4 Black-Owned Restaurants to Try in Denver This Month

Today marks the beginning of Black History Month. To celebrate, check out these four Black-owned restaurants in Denver that are cooking up some major flavors you won’t want to miss.

READ: 400+ Black Owned Businesses to Support in and Around Denver

NOLA Voodoo Tavern

Photo courtesy of NOLA Voodoo Tavern on Facebook.

Where: 2231 Bruce Randolph Ave., Denver

Hours: Closed Monday and Tuesday. Open Wednesday – Thursday 11 a.m. – 9 p.m., Friday – Saturday 11 a.m. – 10 p.m. and Sunday 10:30 a.m – 6 p.m.

The Lowdown: Sitting on the corner of York Street and Bruce Randolph Avenue is a quaint little house made of exposed bricks. While it might not look like much from the outside, once you walk through those doors you are immediately transported to the French Quarter of New Orleans. This vibrant spot has been home to NOLA Voodoo Tavern since 2015. Since its grand opening, Nola Voodoo Tavern has been bringing the flavors of New Orleans right to the streets of Denver. At the heart of this New Orleans-inspired hotspot is 62-year-old New Orleans native, Henry Batiste. Batiste found his love and passion for cooking at a young age after spending hours in his family’s kitchen, watching his mom and grandma cook.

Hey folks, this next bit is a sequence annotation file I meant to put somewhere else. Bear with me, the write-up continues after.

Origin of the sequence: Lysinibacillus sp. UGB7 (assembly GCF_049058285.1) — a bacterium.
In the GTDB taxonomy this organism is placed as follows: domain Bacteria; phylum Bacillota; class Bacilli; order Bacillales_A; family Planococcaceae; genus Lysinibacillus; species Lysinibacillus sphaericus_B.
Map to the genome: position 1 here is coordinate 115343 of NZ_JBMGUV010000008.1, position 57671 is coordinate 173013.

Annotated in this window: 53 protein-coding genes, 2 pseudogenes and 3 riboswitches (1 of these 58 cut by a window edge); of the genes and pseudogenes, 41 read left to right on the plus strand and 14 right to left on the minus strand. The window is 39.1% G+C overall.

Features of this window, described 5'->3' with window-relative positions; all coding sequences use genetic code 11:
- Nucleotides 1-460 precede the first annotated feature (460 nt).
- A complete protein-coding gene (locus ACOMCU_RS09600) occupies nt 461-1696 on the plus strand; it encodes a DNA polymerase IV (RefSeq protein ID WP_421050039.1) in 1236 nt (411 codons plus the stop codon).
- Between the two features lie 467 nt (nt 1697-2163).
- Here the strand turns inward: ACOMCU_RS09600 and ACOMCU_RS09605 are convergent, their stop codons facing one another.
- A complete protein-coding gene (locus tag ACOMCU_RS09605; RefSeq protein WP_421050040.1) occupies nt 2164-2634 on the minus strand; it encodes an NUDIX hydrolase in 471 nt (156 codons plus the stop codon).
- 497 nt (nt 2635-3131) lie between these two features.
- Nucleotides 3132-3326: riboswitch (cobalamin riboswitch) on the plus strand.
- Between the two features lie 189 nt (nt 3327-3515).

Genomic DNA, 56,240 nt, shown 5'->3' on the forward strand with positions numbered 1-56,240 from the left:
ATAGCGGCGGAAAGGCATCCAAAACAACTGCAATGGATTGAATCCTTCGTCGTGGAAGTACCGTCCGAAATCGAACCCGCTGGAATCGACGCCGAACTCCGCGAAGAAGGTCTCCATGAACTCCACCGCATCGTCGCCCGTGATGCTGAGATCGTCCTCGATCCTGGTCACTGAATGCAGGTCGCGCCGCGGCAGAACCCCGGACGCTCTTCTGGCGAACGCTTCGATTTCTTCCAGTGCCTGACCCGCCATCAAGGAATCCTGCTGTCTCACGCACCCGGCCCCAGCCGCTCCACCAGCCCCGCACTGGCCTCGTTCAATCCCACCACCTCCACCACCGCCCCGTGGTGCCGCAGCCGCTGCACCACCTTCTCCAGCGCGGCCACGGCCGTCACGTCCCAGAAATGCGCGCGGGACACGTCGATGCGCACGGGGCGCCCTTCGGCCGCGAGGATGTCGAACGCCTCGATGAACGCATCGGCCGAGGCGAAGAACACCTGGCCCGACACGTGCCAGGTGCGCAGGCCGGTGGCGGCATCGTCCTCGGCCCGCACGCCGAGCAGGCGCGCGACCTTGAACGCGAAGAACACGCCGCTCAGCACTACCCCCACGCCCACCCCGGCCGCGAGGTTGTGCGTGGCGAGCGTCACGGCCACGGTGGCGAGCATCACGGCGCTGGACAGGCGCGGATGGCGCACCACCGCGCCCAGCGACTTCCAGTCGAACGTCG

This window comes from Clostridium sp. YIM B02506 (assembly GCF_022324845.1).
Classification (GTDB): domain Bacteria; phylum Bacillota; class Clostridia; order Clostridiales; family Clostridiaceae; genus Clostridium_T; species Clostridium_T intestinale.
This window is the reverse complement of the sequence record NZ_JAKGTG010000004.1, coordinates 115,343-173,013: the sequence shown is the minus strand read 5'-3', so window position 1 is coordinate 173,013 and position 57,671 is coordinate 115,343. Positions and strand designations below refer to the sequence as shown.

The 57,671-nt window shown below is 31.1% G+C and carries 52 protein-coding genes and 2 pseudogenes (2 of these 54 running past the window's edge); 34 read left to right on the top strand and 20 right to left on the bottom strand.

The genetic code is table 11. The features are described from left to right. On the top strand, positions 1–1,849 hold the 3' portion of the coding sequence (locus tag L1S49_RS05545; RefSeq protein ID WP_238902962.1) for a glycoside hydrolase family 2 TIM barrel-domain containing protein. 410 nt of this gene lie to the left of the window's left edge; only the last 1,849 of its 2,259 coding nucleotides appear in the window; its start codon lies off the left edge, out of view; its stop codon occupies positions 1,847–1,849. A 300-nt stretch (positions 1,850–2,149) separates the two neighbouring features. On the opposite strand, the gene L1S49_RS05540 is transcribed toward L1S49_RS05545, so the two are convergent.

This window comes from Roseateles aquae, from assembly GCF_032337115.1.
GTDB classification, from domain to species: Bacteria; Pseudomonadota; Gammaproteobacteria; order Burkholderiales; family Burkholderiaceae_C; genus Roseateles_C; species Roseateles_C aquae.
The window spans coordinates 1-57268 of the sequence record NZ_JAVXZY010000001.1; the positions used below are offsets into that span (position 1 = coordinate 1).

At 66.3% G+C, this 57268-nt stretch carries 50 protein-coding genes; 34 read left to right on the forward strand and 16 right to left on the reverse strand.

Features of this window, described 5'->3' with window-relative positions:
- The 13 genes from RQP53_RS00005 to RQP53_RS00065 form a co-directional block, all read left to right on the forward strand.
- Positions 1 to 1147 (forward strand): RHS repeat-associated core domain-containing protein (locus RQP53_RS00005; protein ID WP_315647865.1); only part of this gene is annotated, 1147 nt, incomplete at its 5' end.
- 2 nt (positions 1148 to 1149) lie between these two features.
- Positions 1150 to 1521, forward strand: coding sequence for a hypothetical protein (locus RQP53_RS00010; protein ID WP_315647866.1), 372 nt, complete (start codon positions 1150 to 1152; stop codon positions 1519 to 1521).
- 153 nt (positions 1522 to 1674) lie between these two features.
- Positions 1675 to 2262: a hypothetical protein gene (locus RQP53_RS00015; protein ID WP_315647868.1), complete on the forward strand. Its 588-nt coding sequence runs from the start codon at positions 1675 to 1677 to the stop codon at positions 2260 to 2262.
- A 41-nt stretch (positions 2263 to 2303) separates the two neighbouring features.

“My mother and grandma taught me how to cook when I was a young kid,” said Batiste. “They thrive on making sure we all know how to cook.” 

Moving to The Mile High City from New Orleans, also known as “The Big Easy,” can be quite the change of scenery. One of the first things Batiste quickly noticed was the lack of Creole and New Orleans-inspired food options in Denver. Batiste was inspired to give the city of Denver a place with NOLA flair and he was willing to deliver. Deliver he did! With a 4.5 star rating on Google reviews, it’s apparent that people love what Batiste and the rest of his eight-person staff at NOLA Voodoo Tavern are putting down. Among their most popular dishes are the Crawfish Monica ($16.95), Vivian’s Rice Gumbo ($6.95 – $20.25), Fried Catfish with Crawfish Etouffee ($16.25) and the Blackened Sea Bass ($17.95).

A popular item on the menu at NOLA Voodoo Tavern, classic New Orleans style Jambalaya. Photo courtesy of NOLA Voodoo Tavern on Facebook.

At NOLA Voodoo Tavern not only can you expect to get the taste of New Orleans, but you can expect to get southern hospitality as well.

“When you go to New Orleans, they really treat you well,” Batiste said. “Service, service, service, that’s what it’s all about and that’s what we want our customers to feel.”

As a Black restaurant owner in Denver, Batiste hopes to inspire younger generations to work hard and to pursue their passions.

“I want to inspire others. You know, younger African American kids see that someone is trying to make a successful business, which I feel I have,” Batiste said. “It’s really all about hard work and dedication to making sure everything comes outright.”

Batiste tends to the bar at Nola Voodoo Tavern. Photo courtesy of NOLA Voodoo Tavern on Facebook.

Check out NOLA Voodoo Tavern’s website as well as their Instagram and Facebook pages for updates. And stop by NOLA Voodoo Tavern on March 1 to celebrate Mardi Gras with Batiste and the rest of the team. Featuring live jazz music, giveaways and various menu specials, it’s sure to be a great New Orleans-style time.